Many others made a different choice; opting to enjoy the limited trinkets Smith threw their way.
Kanengoni’s choice reminds me of a story I have often written about my cousin Never’s own choice in late 1975.
My father never reconciled with the fact that our cousin, Never, had skipped a promising academic career to join ZANLA in Mozambique.
Never was a bursary student at St Augustine’s Mission in Penhalonga and had been expected to sail through his ‘MPC’ at ‘A’-Level.
He and others skipped the border weeks before their ‘A’ Level examinations in 1975.
My father, who was working in Mutare, had acted as Never’s guardian.
When father brought the news to the village, he wore a bereaving face.
He kept shaking his head in disbelief.
Never had betrayed a family that so much looked to the fruits from the genius they were investing in.
Never was the family academic standard.
Father gave a long stare to Munaro, a Grade Seven dropout or ‘home defender’ as we called them, driving his cattle a distance from where we were.
“Never should have left people like Munaro to join the war,” my father railed loudly and angrily.
As fate would have it, Munaro followed suit and joined the war in 1978.
Kanengoni trained at Morogoro, Tanzania, and was given command responsibilities as a political commissar.
Here he put to effective use his teacher training, political views and military training to help produce political ZANLA cadres who proved more than a match to Ian Smith’s mercenaries. When he got caught in the contradictions of the struggle, the ‘Vashandi Affair’, he never lost sight of the bigger picture for a free and prosperous Zimbabwe.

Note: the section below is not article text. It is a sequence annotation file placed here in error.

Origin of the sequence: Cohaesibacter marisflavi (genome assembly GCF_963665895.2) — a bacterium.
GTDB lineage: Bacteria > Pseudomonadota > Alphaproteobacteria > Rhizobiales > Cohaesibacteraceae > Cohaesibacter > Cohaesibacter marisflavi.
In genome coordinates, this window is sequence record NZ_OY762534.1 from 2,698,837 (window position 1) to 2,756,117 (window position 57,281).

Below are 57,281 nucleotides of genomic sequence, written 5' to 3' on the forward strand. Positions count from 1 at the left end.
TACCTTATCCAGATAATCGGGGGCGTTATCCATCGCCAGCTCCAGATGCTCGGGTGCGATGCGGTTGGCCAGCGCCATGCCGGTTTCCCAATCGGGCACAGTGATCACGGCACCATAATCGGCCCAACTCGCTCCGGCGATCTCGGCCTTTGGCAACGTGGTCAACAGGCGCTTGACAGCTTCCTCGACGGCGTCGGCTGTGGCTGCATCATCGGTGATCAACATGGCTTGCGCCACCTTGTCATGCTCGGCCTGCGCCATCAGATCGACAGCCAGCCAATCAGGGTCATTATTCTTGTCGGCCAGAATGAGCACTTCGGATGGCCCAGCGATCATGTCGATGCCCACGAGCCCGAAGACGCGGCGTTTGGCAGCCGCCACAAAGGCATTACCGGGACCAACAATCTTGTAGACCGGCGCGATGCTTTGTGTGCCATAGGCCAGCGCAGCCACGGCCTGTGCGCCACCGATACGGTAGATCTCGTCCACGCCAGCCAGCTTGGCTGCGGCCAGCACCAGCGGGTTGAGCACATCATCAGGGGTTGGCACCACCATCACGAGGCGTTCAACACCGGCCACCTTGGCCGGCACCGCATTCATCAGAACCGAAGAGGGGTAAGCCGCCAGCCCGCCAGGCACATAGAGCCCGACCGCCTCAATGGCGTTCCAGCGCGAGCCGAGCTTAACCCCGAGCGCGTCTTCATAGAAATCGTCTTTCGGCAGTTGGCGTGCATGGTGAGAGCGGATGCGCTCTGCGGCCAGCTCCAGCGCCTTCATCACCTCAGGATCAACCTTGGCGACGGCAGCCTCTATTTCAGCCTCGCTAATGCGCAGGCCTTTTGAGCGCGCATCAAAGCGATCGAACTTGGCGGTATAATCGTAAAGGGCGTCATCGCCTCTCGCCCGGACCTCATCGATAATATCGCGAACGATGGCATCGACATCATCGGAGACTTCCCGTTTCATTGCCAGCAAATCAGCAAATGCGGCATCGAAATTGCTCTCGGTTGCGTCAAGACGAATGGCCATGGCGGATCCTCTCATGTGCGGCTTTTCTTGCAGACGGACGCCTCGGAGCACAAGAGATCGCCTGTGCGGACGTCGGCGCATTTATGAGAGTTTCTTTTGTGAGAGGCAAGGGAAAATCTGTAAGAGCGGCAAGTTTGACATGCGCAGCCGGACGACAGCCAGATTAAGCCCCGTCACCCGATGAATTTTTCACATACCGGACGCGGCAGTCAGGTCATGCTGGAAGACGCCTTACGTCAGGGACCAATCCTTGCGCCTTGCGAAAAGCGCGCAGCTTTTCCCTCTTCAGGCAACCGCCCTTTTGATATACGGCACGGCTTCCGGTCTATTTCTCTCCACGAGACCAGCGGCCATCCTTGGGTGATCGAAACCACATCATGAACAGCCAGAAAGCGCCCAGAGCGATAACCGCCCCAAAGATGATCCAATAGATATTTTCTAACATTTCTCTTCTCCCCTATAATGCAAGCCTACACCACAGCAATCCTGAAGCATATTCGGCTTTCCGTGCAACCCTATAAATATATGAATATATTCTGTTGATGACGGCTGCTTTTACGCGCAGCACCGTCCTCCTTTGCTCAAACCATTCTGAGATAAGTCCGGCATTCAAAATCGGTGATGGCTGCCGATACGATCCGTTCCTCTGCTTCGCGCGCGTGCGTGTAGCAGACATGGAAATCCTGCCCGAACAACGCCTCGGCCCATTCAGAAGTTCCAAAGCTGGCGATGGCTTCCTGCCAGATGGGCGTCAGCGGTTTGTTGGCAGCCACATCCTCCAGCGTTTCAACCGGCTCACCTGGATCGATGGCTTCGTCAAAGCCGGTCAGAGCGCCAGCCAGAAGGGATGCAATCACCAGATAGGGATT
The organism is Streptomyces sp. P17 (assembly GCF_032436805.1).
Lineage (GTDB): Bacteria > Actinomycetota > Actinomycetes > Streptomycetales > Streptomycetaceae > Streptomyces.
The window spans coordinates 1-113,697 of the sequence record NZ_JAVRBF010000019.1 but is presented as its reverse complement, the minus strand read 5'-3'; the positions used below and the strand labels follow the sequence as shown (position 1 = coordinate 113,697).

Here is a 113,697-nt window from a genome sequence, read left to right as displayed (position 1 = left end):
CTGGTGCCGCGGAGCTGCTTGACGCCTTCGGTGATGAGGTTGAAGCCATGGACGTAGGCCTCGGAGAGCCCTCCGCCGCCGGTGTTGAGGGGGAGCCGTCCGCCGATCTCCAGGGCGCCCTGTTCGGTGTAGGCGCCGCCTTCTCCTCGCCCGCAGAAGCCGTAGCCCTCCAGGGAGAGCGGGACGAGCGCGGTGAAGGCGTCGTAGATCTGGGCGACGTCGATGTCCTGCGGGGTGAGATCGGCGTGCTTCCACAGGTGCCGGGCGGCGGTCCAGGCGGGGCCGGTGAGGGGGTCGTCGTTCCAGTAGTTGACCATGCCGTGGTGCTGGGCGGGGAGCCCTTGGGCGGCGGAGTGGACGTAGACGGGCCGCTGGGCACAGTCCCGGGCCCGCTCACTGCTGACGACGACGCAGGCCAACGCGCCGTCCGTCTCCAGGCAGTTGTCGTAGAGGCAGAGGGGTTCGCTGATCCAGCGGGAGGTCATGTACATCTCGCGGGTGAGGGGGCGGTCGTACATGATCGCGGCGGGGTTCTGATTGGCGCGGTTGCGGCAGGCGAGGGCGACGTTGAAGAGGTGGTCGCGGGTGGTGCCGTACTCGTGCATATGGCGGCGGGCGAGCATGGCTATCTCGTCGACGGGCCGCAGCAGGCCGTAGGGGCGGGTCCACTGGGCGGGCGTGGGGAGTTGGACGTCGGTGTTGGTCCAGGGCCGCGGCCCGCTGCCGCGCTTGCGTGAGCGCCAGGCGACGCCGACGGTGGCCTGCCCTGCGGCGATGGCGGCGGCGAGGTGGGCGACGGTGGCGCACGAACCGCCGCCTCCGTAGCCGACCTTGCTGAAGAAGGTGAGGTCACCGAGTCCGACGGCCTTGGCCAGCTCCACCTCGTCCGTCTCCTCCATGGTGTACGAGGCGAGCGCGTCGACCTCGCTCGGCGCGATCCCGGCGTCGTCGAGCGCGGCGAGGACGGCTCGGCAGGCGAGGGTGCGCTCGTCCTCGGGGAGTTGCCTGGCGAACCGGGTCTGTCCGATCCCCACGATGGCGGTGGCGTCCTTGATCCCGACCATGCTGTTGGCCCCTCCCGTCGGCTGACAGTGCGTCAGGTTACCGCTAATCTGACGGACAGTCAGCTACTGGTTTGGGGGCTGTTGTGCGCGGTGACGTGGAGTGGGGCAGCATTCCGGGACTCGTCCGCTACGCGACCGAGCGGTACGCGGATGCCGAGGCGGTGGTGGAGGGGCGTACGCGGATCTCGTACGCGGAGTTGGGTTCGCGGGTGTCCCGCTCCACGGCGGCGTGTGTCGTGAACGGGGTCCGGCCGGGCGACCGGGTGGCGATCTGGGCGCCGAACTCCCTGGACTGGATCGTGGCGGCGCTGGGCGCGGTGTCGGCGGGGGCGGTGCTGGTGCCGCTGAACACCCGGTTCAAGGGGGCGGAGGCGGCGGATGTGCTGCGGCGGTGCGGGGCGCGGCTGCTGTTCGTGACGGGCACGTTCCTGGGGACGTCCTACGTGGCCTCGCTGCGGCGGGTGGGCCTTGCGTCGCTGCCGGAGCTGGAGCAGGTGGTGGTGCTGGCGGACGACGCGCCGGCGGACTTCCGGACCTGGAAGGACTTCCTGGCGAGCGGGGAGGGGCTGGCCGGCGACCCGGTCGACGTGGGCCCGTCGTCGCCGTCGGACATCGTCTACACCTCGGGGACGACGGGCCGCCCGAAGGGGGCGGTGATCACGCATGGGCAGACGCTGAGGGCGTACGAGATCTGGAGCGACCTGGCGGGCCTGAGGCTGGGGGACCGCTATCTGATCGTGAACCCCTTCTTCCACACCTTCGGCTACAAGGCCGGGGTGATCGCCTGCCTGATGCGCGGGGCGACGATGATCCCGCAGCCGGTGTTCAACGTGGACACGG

After Zimbabwe’s independence in 1980, he went straight to the University of Zimbabwe and majored in English Literature.
In that he was among a minority of war veterans who realised sustainable welfare lay in taking up Government-initiated sound education and civilian training re-integration initiatives.
On completion of his University studies, Kanengoni joined the Ministry of Education and Culture in 1983 as project officer responsible for the education of ex-combatants and refugees.
He wanted the education benefit he had enjoyed to spread among his fellow wartime comrades.
The career choices he made cannot be separated from his deeply ingrained socialist Marxist political ideals.
In 1988, he joined the ZBC where he worked tirelessly to promote the right political orientation to a nation in transition from socialism ideals to the dictates of the Bretton Woods institutions.
He left the ZBC in 2002 to become a farmer and a part-time scribe. Later he became Deputy Editor of The Patriot.
Here he grew as a pen-totting political commissar to the nation. Kanengoni knew the pain of war and value of restorative justice, themes that echo in his writings in: Vicious Circle (1983), When the Rainbird Cries (1988), Echoing Silences (1997), a collection of short stories, Effortless Tears (1993) and Writing Still (2003).
At the Kanengoni funeral wake, I looked at Alex’s father and imagined the old man’s reaction to news of Alex joining the war in late 1974.
At least the old man could smile in sorrow, not because a Munaro joined the war or that Alex came back alive, but for having given Zimbabwe a patriotic political commissar and a rare political teacher and writer.